Are the ’21st of June’ Marketing Ploys harming our Expectations, or is it the glimmer of
By Claudia Birchenough
A few days ago, the Prime Minister announced the government’s plan to ease lockdown restrictions across the UK. This plan informed the public that if all goes accordingly, we will return to our ‘normal’ lives by the 21st of June; this includes foreign travel, the reopening of nightclubs, festivals and the return to football stadiums. Everyone across the country has been rejoicing in this announcement and has been the most talked about thing on social media since.
Some companies have taken this as far as to use it as a marketing scheme. Aldi UK posted a status that painted an idyllic picture of the 21st of June; beers in hand, music roaring with the sun shining, in courtesy of Aldi’s drink section. Whilst, Boohoo has branded their fashion with a section titled ’21st June outfits’, showcasing outfits to wear on the greatly awaited day that we can resume our everyday lives. But are these marketing ploys harming our expectations, or is it the glimmer of hope we all need right now?
Aldi Facebook Post.
Boohoo Clothing Section.
It seems that companies are taking a positive outlook on the government’s announcement and understand the public’s need for hope in these challenging times. They have used these humorous and light-hearted posts to give their followers something to look forward to, keeping them going through the difficult days of lockdown filled with staring at screens, the same four walls and a lack of social contact. Many people have significantly struggled with not seeing family and friends for long periods, which has massively affected their mental well-being. So, by promoting this idea that this will all be over by the 21st of June, companies give people the hope they may need to carry on and fight through the next few months because we now have a date to work towards.
But, are we putting too much pressure on how we expect to celebrate this day? It’s astounding to think that we are currently in a national lockdown, but in a few months, we can do all the things that were ultimately illegal for the past year. Have we been given these dates prematurely? Obviously, this date is an optimistic target for the complete eradication of all the restrictions that we have experienced, but for the government to announce this must mean that they are confident that this is a definite possibility. Saying that, we have seen these plans and ‘roadmaps’ change at the last minute when we begin to see unprecedented spikes in cases, so it doesn’t seem too far-fetched to doubt the likelihood of these plans going ahead. Of course, I sincerely hope that we are on the right path to getting rid of this virus and being able to resume everyday life without the risk of overwhelming our NHS or getting ourselves and others sick. Still, I am hesitant to believe this is as close as the 21st of June.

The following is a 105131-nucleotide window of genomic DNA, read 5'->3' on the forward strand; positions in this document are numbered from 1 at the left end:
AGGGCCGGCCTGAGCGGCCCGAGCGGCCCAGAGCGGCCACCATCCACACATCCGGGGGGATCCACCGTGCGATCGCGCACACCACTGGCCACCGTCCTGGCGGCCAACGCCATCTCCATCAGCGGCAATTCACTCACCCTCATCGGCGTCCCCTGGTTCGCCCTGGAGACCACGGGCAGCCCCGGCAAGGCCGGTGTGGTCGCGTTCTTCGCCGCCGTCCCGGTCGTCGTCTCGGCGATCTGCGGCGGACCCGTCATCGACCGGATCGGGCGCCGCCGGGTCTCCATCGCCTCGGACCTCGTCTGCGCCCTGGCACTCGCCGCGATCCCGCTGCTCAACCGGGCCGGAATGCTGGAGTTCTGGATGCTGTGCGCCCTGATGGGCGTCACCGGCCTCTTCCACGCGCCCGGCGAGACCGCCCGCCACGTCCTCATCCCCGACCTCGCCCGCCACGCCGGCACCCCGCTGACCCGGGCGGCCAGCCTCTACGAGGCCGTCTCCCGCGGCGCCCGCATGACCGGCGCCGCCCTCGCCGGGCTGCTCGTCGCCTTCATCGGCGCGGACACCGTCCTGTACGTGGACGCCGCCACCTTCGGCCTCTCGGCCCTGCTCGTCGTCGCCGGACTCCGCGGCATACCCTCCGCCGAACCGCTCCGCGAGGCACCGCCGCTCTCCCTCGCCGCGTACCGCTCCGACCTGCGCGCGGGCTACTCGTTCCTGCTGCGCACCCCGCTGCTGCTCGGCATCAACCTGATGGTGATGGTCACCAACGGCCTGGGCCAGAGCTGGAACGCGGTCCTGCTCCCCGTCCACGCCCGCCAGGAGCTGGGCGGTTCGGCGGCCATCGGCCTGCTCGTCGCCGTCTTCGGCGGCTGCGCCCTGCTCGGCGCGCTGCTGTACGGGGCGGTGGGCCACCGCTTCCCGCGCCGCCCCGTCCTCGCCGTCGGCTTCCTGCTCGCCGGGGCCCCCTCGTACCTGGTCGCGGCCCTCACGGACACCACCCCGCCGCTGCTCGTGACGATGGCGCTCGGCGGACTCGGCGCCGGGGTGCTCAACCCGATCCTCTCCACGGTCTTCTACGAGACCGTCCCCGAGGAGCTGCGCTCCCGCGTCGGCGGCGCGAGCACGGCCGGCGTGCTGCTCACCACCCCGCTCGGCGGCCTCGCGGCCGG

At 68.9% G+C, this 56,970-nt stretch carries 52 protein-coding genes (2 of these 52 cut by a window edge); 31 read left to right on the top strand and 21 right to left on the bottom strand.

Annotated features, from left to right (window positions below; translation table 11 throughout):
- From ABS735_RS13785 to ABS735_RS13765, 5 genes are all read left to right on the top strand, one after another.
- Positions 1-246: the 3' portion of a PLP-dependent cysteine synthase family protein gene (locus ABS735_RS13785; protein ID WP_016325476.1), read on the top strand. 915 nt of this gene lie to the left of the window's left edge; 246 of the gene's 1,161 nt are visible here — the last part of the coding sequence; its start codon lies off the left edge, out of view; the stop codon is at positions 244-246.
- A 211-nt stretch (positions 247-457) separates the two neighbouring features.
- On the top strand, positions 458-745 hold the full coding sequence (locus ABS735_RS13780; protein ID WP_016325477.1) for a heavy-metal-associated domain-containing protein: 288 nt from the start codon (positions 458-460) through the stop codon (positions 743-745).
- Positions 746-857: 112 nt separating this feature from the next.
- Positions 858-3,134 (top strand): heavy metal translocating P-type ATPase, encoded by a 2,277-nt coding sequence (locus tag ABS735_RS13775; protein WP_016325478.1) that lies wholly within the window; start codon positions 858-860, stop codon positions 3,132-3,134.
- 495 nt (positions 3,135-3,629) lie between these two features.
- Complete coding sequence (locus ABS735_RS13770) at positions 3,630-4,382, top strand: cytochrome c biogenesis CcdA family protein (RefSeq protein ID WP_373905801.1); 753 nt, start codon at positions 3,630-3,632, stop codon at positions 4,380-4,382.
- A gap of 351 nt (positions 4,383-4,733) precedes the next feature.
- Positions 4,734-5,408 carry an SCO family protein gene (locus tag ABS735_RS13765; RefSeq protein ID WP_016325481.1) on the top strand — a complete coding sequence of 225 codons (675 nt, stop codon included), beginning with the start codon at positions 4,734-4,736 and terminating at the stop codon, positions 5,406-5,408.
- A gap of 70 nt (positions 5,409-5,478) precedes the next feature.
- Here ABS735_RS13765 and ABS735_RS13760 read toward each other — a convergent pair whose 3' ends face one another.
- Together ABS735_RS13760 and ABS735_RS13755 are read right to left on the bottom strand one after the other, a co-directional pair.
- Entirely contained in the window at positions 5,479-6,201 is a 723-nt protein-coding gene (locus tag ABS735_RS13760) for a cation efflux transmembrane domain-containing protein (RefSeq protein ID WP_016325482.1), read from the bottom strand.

Holiday celebrations posted all over Instagram can sometimes induce feelings of ‘missing out’ and force us to compare ourselves to others, so it’s likely that the social media coverage about the 21st of June could do the same. It puts pressure on us to feel like there is a certain way to act or feel once restrictions are lifted, or even how we celebrate this end date. I understand people’s excitement, and I am looking forward to two-for-one cocktails as much as the next girl, but part of me feels like it will be easier said than done or won’t be how social media is portraying it to be, nor will everyone adapt to change at the same time or in the same way.
When the day comes, I wonder if I will even feel comfortable enough to do activities such as going to nightclubs or festivals so soon. After over a year of being told to remain at a two-meter distance, wearing face coverings in public spaces and continuously washing my hands, I don’t think it will be that easy to throw caution to the wind and forget all of these rules overnight. I’m sure this is the case for many others, and constantly being reminded that ‘normality’ will resume through social media can be quite daunting. It’s okay to take the return as slowly or quickly as you want to.
It is clear that better days are coming. Soon we will all be by a pool or a bar, hugging loved ones and doing whatever it was that we did before lockdown. But how soon do you think this will actually be, and how will you be celebrating this?